Sprinter's speed for Evergrande's endgame

What is going to happen to China Evergrande? That's the dominant question in the markets right now. Evergrande chairman Xu Jiayin had previously warned about liquidity problems - and survived each crisis. So it was generally ignored as just another case of crying wolf when he started warning about...

Mary Ma

Thursday, September 23, 2021

What is going to happen to China Evergrande? That's the dominant question in the markets right now.
Evergrande chairman Xu Jiayin had previously warned about liquidity problems - and survived each crisis.
So it was generally ignored as just another case of crying wolf when he started warning about an acute liquidity shortage this time.
Three probable scenarios are ahead of Evergrande, which was once China's largest property developer.
In the first scenario - which would be the best outcome as far as Xu and investors are concerned - history will repeat itself to prove he is again crying wolf. Particularly as Evergrande grew bigger each time it emerged from a debt crisis.
The group, over the years, hived off its property management business and also expanded to make electric vehicles - even though no car has yet been produced.
The key to whether or not the billionaire survives his most serious crisis since founding Evergrande in 1997 is firmly held by Beijing.
In past cases, investors believed the central government would save Evergrande because it was the country's largest real estate home provider and would be too big to be allowed to fall. Due to this consensus, Xu survived those crises.
But the lenders had confidence in the central government, not Xu. If history repeats itself, this will be the best-case scenario for Xu, Evergrande and investors.
But the chances of this happening are fading quickly.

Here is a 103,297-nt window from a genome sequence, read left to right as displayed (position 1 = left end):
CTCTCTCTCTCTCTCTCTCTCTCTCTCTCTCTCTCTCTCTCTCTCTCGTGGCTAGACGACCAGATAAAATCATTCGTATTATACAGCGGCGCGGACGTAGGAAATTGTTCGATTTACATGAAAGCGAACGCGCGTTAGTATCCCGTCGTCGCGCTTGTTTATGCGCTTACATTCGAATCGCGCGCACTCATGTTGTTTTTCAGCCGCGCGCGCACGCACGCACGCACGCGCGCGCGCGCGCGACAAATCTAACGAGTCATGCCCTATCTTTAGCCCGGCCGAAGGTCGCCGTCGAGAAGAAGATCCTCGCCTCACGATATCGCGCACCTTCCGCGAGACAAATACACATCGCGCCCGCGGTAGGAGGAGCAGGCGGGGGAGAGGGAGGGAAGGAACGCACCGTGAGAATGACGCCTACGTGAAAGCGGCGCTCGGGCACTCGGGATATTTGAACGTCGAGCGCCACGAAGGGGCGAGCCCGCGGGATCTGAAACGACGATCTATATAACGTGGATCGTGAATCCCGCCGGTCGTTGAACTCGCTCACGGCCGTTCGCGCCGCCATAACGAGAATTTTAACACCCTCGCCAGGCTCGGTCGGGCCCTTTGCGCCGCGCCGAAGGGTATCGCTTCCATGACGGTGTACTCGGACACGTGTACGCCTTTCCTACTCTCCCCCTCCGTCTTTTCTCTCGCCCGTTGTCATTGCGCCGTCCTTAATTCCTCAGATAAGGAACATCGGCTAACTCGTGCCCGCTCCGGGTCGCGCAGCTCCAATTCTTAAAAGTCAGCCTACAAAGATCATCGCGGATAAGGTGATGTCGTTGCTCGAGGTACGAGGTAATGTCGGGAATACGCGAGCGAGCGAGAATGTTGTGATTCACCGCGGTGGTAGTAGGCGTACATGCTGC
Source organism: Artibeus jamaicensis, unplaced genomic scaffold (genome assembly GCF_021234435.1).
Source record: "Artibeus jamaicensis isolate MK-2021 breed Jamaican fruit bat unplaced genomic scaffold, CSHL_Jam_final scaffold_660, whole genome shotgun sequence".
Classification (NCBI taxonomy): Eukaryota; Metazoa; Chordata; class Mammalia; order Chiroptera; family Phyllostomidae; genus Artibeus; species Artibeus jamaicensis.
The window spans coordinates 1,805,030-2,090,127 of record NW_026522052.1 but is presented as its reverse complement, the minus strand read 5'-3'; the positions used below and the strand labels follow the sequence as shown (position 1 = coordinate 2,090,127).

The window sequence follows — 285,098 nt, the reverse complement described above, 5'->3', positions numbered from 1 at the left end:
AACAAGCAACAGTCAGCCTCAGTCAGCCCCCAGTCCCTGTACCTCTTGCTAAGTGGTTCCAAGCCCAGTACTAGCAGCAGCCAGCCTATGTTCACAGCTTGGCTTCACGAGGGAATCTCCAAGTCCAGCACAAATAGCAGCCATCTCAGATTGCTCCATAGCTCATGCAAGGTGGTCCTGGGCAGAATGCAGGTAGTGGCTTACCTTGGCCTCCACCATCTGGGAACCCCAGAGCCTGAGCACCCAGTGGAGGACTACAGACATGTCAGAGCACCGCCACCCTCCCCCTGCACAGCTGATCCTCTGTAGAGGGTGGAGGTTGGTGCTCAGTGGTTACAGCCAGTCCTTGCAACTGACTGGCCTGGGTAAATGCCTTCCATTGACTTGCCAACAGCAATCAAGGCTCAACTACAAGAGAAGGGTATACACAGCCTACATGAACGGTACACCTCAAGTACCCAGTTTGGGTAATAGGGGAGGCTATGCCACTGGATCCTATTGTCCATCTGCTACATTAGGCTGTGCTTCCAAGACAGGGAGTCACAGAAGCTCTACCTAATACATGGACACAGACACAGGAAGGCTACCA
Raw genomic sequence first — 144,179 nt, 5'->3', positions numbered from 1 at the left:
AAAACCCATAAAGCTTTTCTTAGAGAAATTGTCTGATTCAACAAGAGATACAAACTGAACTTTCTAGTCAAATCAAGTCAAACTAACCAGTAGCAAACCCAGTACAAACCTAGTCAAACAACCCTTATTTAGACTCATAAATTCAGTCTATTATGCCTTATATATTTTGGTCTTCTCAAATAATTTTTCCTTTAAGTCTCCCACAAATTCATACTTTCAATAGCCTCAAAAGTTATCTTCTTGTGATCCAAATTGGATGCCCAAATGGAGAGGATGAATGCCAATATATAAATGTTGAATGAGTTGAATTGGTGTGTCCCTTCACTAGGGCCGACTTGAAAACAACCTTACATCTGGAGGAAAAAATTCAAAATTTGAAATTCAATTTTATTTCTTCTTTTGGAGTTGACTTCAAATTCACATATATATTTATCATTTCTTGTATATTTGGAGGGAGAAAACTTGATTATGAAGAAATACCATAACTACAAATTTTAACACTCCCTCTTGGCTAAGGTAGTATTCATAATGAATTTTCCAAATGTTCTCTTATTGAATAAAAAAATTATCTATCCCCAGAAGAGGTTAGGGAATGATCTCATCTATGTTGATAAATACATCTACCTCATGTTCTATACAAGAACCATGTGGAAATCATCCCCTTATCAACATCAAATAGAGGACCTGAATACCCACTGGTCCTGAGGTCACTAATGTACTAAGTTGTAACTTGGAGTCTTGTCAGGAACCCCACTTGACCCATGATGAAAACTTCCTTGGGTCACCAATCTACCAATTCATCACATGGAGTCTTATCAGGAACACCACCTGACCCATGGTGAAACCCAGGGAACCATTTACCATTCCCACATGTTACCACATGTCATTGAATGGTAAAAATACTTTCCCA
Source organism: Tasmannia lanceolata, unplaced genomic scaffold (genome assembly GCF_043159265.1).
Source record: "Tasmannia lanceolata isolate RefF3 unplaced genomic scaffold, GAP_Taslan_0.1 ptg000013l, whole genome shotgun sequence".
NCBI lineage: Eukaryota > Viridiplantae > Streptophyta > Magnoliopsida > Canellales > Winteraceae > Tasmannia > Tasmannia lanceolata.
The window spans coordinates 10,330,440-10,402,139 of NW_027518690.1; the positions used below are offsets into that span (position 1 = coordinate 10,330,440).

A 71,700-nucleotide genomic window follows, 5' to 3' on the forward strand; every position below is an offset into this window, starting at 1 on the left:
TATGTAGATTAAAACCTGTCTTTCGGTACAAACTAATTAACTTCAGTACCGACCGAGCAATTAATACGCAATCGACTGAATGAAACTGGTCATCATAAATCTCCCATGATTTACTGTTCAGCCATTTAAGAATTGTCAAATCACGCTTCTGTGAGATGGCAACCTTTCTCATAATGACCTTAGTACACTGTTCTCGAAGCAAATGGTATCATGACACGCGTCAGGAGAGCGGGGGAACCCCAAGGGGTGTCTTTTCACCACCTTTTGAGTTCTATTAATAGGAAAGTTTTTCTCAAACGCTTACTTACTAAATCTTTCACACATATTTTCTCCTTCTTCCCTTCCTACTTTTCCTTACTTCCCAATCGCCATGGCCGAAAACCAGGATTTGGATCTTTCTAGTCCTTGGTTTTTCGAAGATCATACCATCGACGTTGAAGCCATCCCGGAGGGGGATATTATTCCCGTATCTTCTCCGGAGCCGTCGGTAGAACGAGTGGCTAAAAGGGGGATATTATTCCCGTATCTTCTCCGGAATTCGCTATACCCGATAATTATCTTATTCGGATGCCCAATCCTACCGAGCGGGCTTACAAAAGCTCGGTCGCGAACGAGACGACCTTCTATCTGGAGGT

Since February, the share price of Evergrande has tumbled more than 85 percent and it is increasingly unlikely that Beijing will commit to bailing out the world's most indebted company as its policy priority is to reduce market leverage to deflate economic bubbles.
The next probable scenario is that Beijing is waiting for the right moment to act. When the moment comes, it may mobilize state enterprises to take over the group's various business units for low prices. Lenders should not expect to recover 100 percent of their money.
If that moment arises, negotiations will center on how deep the haircut will be.
If creditors are owed more than a trillion yuan, they may get a few hundred billion back. Suppliers down the production chain will recover part of their losses too.
Based on precedents, the takeover by the state will be executed orderly.
Evergrande's debt is an unsettling crisis, but it is also an opportunity for the state to nationalize the group. When the moment arrives for the central government to make a commitment, Evergrande's bonds will become worthy again.
The third - and probably least likely - scenario is that the central government does nothing to prevent the company from going bust and disintegrating in a disorderly manner.
This would also be the worst possible outcome, the downside of which would be a broad impact on consumers and suppliers.
If you were a policymaker, would you opt for the second scenario?
There's no question that Beijing is using the Evergrande case to send a strong signal to other private enterprises.